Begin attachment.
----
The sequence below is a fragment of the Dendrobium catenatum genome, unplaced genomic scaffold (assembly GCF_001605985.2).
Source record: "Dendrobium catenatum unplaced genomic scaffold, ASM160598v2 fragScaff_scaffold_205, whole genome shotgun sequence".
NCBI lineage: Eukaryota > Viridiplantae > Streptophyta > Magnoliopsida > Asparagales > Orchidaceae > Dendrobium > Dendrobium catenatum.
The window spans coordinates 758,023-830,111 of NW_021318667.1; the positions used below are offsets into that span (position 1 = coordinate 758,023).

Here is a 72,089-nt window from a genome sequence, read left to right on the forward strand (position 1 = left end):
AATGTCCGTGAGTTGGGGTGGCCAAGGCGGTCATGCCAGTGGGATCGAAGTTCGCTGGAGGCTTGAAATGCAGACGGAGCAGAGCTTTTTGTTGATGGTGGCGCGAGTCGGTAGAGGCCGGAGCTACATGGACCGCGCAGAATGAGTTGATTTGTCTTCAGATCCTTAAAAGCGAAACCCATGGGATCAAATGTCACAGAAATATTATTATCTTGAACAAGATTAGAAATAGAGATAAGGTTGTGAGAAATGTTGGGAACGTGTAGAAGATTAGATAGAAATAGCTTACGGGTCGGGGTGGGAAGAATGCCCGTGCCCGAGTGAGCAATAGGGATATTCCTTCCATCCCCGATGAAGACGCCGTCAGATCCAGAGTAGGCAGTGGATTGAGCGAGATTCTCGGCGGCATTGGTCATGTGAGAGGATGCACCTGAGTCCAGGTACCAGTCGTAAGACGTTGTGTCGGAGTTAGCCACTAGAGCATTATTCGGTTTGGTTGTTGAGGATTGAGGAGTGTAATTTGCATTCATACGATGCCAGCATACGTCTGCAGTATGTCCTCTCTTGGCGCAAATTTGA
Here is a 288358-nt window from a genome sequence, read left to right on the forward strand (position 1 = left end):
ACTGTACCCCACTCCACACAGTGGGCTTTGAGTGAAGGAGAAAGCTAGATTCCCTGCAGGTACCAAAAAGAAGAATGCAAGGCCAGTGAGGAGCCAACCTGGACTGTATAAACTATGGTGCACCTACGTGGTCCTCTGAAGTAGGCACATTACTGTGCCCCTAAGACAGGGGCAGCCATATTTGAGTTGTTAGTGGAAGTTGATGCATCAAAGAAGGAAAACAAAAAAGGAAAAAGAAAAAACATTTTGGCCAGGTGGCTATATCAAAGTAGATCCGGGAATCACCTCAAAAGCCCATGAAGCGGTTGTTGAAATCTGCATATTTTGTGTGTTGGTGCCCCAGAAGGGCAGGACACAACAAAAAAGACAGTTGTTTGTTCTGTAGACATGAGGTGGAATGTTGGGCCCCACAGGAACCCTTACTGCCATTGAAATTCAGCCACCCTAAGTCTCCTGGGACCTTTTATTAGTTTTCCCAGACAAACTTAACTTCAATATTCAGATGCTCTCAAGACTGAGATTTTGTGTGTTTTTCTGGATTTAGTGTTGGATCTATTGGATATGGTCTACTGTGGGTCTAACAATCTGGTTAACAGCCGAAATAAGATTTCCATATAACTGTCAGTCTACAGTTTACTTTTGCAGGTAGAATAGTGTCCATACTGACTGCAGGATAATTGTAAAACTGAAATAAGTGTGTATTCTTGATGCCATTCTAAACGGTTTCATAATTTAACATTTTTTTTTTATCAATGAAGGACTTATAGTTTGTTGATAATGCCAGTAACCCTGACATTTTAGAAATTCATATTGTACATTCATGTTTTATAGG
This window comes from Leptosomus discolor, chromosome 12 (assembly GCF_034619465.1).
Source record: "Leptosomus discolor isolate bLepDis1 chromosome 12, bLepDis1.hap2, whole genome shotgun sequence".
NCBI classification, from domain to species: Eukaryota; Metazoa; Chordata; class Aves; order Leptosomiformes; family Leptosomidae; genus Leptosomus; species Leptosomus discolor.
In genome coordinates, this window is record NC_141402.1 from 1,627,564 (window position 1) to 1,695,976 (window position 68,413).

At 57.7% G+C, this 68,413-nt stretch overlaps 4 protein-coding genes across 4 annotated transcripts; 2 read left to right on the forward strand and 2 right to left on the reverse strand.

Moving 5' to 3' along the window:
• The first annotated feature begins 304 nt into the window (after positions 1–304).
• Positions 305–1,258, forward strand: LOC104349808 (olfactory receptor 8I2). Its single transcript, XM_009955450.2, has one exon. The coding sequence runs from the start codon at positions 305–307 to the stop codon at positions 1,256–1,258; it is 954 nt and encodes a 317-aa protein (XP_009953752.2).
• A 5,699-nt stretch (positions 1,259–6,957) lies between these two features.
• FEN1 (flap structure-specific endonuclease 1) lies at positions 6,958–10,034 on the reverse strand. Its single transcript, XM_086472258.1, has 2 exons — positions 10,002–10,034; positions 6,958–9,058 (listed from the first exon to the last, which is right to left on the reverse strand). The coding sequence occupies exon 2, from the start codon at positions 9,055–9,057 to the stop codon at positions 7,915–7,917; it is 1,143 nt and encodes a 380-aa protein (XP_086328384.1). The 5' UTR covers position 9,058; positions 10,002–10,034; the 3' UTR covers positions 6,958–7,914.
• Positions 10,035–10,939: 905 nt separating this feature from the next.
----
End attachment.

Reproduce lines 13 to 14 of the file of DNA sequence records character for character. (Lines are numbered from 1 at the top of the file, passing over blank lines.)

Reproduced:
At 57.7% G+C, this 68,413-nt stretch overlaps 4 protein-coding genes across 4 annotated transcripts; 2 read left to right on the forward strand and 2 right to left on the reverse strand.

Moving 5' to 3' along the window: